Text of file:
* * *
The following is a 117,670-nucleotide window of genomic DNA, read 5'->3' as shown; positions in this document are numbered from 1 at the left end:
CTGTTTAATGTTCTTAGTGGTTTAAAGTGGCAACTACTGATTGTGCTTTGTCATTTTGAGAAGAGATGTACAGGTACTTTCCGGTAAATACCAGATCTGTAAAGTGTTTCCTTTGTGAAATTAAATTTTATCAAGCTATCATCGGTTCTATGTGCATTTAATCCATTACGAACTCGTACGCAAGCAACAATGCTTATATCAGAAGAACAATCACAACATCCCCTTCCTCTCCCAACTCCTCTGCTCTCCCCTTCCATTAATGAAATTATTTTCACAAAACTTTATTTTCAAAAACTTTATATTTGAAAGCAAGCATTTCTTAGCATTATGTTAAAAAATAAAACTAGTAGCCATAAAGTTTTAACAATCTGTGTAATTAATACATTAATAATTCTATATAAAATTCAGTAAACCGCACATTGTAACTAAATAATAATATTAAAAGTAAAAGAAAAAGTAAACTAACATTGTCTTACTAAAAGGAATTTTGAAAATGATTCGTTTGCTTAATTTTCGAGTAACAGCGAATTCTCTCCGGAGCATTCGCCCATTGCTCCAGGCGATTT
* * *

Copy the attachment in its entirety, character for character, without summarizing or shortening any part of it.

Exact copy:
The following is a 117,670-nucleotide window of genomic DNA, read 5'->3' as shown; positions in this document are numbered from 1 at the left end:
CTGTTTAATGTTCTTAGTGGTTTAAAGTGGCAACTACTGATTGTGCTTTGTCATTTTGAGAAGAGATGTACAGGTACTTTCCGGTAAATACCAGATCTGTAAAGTGTTTCCTTTGTGAAATTAAATTTTATCAAGCTATCATCGGTTCTATGTGCATTTAATCCATTACGAACTCGTACGCAAGCAACAATGCTTATATCAGAAGAACAATCACAACATCCCCTTCCTCTCCCAACTCCTCTGCTCTCCCCTTCCATTAATGAAATTATTTTCACAAAACTTTATTTTCAAAAACTTTATATTTGAAAGCAAGCATTTCTTAGCATTATGTTAAAAAATAAAACTAGTAGCCATAAAGTTTTAACAATCTGTGTAATTAATACATTAATAATTCTATATAAAATTCAGTAAACCGCACATTGTAACTAAATAATAATATTAAAAGTAAAAGAAAAAGTAAACTAACATTGTCTTACTAAAAGGAATTTTGAAAATGATTCGTTTGCTTAATTTTCGAGTAACAGCGAATTCTCTCCGGAGCATTCGCCCATTGCTCCAGGCGATTT